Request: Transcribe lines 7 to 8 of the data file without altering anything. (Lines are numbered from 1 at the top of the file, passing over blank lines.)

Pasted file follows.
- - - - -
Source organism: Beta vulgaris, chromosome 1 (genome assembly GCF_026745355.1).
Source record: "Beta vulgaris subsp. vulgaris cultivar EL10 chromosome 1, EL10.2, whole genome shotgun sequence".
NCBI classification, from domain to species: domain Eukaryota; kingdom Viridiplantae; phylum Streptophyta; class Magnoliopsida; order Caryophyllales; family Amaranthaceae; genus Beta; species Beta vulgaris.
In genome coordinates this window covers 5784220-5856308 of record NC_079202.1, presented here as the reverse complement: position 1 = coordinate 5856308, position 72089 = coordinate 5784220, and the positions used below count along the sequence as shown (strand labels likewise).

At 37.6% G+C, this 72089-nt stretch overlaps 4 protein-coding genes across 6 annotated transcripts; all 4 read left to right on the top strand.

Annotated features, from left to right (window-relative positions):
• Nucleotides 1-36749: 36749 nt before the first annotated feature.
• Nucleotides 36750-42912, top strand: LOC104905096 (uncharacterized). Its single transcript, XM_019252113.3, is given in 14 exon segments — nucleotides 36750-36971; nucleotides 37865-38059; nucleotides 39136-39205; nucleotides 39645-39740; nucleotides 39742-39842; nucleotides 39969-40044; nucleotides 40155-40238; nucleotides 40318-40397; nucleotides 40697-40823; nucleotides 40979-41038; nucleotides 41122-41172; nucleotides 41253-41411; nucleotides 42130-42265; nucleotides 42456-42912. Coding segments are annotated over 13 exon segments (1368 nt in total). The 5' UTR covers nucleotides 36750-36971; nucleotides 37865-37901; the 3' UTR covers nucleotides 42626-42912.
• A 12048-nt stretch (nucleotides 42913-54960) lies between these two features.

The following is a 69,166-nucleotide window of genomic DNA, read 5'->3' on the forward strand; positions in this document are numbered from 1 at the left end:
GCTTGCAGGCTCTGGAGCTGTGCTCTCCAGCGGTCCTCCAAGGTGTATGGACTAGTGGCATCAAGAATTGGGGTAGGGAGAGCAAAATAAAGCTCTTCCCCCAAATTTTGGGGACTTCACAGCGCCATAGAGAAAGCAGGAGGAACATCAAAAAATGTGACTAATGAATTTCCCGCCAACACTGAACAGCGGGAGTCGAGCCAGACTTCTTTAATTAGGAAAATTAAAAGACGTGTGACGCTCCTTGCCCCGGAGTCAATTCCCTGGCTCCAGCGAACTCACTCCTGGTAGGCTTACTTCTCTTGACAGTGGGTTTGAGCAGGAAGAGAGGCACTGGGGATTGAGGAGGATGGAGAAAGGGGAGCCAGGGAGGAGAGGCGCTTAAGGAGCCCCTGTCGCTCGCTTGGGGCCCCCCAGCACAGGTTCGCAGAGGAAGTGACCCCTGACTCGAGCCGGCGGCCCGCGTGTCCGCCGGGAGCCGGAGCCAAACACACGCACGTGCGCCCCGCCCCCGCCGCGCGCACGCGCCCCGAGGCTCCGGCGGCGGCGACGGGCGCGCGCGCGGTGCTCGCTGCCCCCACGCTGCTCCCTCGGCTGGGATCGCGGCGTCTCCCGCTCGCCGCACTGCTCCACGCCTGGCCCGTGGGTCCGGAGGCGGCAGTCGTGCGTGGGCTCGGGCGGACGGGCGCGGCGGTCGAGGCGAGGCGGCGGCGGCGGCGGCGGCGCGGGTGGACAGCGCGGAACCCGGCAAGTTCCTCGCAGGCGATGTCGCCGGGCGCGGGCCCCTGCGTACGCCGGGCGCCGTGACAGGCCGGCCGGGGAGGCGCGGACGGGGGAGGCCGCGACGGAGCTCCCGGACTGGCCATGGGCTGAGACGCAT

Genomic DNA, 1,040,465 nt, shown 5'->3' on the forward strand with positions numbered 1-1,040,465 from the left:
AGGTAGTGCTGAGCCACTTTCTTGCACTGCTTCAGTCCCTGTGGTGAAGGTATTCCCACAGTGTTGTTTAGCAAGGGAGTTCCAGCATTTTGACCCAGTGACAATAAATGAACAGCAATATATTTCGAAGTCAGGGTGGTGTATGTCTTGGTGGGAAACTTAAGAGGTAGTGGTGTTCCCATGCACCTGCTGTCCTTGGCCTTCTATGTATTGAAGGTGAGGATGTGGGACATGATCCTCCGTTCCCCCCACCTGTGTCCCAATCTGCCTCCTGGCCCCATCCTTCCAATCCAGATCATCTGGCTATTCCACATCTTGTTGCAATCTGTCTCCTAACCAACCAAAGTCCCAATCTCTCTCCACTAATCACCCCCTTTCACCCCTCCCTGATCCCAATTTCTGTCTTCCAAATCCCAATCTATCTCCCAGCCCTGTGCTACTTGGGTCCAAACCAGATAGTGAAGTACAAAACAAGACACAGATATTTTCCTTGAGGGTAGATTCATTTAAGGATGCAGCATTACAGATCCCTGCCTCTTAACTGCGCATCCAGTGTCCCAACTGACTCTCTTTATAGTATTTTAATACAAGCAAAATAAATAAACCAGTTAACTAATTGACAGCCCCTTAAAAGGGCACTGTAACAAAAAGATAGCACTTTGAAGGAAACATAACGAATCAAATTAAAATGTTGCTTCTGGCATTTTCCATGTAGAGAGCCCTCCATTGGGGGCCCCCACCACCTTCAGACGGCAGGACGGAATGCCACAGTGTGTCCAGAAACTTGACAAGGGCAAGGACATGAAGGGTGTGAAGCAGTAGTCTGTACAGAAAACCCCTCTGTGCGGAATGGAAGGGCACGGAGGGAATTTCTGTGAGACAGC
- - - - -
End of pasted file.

• Nucleotides 1-36749: 36749 nt before the first annotated feature.
• Nucleotides 36750-42912, top strand: LOC104905096 (uncharacterized). Its single transcript, XM_019252113.3, is given in 14 exon segments — nucleotides 36750-36971; nucleotides 37865-38059; nucleotides 39136-39205; nucleotides 39645-39740; nucleotides 39742-39842; nucleotides 39969-40044; nucleotides 40155-40238; nucleotides 40318-40397; nucleotides 40697-40823; nucleotides 40979-41038; nucleotides 41122-41172; nucleotides 41253-41411; nucleotides 42130-42265; nucleotides 42456-42912. Coding segments are annotated over 13 exon segments (1368 nt in total). The 5' UTR covers nucleotides 36750-36971; nucleotides 37865-37901; the 3' UTR covers nucleotides 42626-42912.